A few blogs ago I mentioned I recently finished Tom Corley’s book, “Rich Habits: The Daily Success Habits of Wealthy Individuals.” One of the rich habits Corley highlights is the daily reading of books and material pertaining to one’s profession. Turns out 88% of the wealthy people Corley interviewed read at least 30 minutes of professional or personal growth material every day, whereas only 2% of the poor folks he interviewed read that much.
When I first started in the financial industry over two decades ago, mutual fund and insurance salespeople used to call on me to sell their particular products. Many times they would show up with a sleeve of golf balls or a T-shirt as a way to turn their cold call into a warm call. Not being a golfer and not really needing another T-shirt, I would tell them to stow the promo items, but if they wanted to give me something I could use, bring books about finance. Some of them obliged, and I read several excellent professional books that way.
I found many of my first prospects and clients knew more about investing than I did. To remedy my relative lack of experience, I set a goal to read at least one book per month about my profession my first two years in the business. I read books about stocks, economics, personal finance, insurance, estate planning, mutual funds, real estate, and how to run a small business. In addition to learning things I didn’t know, I was also gaining professional confidence. While many of the people I talked with had more years of investing under their belt, I don’t think anyone had read 25 finance books in the past two years like I had. What really surprised me however, was how many financial professionals, with several more years in the industry, hadn’t read 25 professional books in their entire careers!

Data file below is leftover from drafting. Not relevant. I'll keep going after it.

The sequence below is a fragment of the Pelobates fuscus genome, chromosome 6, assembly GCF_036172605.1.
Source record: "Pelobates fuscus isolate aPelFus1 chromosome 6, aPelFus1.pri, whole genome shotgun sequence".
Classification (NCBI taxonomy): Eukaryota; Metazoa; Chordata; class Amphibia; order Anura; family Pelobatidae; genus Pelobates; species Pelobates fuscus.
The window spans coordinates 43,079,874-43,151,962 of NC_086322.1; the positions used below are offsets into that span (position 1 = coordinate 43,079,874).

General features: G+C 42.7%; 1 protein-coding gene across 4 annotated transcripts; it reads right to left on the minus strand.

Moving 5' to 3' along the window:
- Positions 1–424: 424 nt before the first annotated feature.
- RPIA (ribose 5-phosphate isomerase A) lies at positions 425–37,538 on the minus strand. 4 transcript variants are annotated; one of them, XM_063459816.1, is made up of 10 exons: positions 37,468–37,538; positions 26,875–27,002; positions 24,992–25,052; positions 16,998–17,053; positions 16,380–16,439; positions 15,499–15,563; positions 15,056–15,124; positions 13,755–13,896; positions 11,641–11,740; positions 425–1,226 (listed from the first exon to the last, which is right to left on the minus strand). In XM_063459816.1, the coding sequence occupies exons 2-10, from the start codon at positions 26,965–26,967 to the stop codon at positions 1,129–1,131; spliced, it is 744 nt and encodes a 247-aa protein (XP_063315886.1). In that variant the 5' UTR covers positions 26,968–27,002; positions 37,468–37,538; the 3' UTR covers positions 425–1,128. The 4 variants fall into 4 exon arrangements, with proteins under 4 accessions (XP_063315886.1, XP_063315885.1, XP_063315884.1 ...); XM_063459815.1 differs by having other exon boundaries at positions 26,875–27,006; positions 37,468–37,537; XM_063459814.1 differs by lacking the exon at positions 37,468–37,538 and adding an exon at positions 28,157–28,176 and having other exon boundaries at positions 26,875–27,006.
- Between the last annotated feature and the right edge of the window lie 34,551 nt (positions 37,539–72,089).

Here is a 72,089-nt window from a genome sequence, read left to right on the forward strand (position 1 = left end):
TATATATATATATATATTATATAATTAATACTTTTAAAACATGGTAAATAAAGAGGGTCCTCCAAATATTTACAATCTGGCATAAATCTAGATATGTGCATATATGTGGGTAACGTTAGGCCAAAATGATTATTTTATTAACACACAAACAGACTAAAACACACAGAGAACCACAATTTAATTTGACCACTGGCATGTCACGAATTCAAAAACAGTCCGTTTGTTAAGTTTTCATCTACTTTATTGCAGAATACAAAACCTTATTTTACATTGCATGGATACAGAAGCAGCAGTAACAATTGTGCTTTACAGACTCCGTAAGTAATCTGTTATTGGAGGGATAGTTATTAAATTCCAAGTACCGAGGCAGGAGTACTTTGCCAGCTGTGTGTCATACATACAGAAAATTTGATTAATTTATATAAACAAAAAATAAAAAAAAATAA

There are two ways to get smart: 1) by making mistakes; or 2) by reading books by people who already made the mistakes. The latter is much less expensive.
If you aren’t satisfied with where you are professionally, then make a plan to improve your situation, and one of the easiest ways to begin improving is to read at least one professional development book a month.